Philadelphia Fed: Could principal reduction save bankrupt homeowners?

Mortgage lenders don't think so

Back in 2009, mortgage lenders shot down proposed legislation by the Obama Administration to allow strip-down of residential mortgages for homeowners in Chapter 13 bankruptcy due to the adverse effects that it would have.

Now five years later, the Federal Reserve Bank of Philadelphia is arguing that lenders were wrong.    

A mortgage strip-down reduces the principal of underwater residential mortgages to the current market value of the property for homeowners in Chapter 7 or Chapter 13 bankruptcy. If a bankruptcy judge is granted mortgage modification powers, than it stands to reason an interest deduction could be implemented on top of the principal reduction.

The legislation was proposed in 2009 as a means of reducing foreclosures during the recent mortgage crisis.  And according to a new paper from the research department with the Philadelphia Fed, introducing mortgage strip-downs would not have strong adverse effects on mortgage loan terms and could be a useful new policy tool to reduce foreclosures.

The paper titled, “Using Bankruptcy to Reduce Foreclosures: Does Strip-Down of Mortgages Affect the supply of Mortgage Credit?” sought to determine whether allowing bankruptcy judges to modify mortgages would have a large adverse impact on new mortgage applicants.

And when looking at the results, it doesn’t.

“It appears that the market response to mortgage strip-down lacks a systematic pattern — it differs for Supreme Court versus lower-level courts, it differs depending on whether mortgage strip-down is allowed?under Chapter 7 versus Chapter 13, and the direction of change is not always in the predicted direction,” the paper said.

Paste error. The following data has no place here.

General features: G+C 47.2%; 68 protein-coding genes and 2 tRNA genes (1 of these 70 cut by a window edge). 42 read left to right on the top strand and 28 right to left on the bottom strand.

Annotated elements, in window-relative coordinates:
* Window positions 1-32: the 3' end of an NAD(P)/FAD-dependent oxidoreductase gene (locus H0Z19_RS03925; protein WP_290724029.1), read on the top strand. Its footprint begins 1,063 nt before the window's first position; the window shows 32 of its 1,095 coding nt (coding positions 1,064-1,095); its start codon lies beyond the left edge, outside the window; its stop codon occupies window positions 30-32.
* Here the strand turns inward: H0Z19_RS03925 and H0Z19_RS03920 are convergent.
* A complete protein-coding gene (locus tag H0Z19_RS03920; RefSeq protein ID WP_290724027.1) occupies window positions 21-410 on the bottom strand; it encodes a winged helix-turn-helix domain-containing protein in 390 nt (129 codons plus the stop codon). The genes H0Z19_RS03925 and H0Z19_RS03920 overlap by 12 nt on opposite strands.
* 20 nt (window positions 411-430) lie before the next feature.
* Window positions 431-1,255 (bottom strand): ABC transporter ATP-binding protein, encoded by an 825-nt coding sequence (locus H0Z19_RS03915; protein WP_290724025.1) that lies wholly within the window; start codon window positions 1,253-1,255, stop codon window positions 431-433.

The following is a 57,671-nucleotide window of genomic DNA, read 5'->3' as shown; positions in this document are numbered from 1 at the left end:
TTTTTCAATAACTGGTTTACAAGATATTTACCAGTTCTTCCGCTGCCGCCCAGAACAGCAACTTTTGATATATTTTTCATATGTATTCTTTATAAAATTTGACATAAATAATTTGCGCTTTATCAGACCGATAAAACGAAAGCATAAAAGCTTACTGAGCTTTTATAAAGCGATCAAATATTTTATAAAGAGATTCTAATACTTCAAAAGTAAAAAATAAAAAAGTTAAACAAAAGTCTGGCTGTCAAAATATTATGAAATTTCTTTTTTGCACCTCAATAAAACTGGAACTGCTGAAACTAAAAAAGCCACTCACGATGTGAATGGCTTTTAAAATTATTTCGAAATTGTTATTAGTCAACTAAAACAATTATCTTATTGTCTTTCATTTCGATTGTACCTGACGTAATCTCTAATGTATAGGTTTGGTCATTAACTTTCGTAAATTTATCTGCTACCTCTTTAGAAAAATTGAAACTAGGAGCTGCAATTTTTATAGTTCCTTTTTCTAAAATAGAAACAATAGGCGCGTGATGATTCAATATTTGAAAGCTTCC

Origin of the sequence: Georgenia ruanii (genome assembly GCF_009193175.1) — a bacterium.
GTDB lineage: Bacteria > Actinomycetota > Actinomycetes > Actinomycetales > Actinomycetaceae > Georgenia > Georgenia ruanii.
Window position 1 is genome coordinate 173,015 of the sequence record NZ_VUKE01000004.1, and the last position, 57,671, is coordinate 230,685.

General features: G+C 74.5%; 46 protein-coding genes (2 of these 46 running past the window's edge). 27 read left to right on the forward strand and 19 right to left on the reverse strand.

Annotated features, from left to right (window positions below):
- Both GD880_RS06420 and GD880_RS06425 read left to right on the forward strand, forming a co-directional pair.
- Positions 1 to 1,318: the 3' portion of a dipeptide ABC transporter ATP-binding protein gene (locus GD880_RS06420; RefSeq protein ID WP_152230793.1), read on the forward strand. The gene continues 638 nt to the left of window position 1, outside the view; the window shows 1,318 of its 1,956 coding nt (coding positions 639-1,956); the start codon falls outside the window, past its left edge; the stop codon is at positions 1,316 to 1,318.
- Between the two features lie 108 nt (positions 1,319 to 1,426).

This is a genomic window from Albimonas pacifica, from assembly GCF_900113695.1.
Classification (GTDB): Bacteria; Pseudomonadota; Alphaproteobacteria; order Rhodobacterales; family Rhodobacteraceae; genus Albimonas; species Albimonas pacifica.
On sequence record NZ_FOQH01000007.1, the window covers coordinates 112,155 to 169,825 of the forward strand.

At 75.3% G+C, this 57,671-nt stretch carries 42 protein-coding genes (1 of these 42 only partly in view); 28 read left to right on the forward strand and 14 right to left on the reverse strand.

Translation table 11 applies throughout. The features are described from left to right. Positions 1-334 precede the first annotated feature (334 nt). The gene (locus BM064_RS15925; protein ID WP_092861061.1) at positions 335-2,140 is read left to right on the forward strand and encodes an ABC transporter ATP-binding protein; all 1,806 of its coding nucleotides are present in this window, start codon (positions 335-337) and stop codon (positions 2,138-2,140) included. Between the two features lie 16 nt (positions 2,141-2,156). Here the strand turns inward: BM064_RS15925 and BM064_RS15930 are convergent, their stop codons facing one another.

Positive impacts of the legislation include:

  • Lenders would not be harmed because they would receive as much as if they foreclosed, and homeowners would be made better off because they would not be forced to move.
  • Mortgage strip-down would reduce an inefficiency in the mortgage market: Lenders foreclose too often because some of the costs of foreclosure are externalized. For example, nearby homeowners bear part of the cost since foreclosed homes cause blight and reduce property values in the neighborhood.
  • Another argument is that using mortgage strip-down to reduce household indebtedness would speed up economic growth by cutting household debt and raising household spending levels.

However, lenders like the Mortgage Bankers Association strongly opposed the legislation since it would “erode creditor protection by forcing lenders to give up one of their most important contractual remedies for default, and this may cause lenders to reduce the supply of mortgage credit."

The MBA said allowing mortgage strip-down in bankruptcy would raise mortgage interest rates by at least 1.5 percentage points, which would amount to a huge increase of 30% or more. That's higher costs for new homeowners, higher costs for mortgage lenders.

In response the Philadelphia Fed found like that mortgage markets responded to the Supreme Court decision to abolish mortgage strip-down in Chapter 13 bankruptcy by increasing approval rates for mortgage applications and reducing interest rates on new mortgages, but the changes were uniformly small.

The data uses a series of U.S. Court of Appeals decisions during the late 1980s and early 1990s that introduced mortgage strip-down under both bankruptcy chapters in parts of the U.S., followed by two Supreme Court rulings that abolished it throughout the U.S.

The results showed that approval rates rose by 0.9 percentage point, or 1.1%, and interest rates fell by 23 basis points, or 3.4%. When the Supreme Court abolished mortgage strip-down under Chapter 7, approval rates fell by 1.5 percentage points, or 1.8%, the opposite direction from our predictions. It also found that markets responded little to decisions by lowerlevel federal courts to introduce mortgage strip-down.

“Overall, our results suggest that lenders respond to forced renegotiation of contracts in bankruptcy, but their responses are small and not always in the predicted direction,” the paper said. “The lack of systematic patterns evident in our results suggests that introducing mortgage strip-down under either bankruptcy chapter would not have strong adverse effects on mortgage loan terms and could be a useful new policy tool to reduce foreclosures when future housing bubbles burst.”

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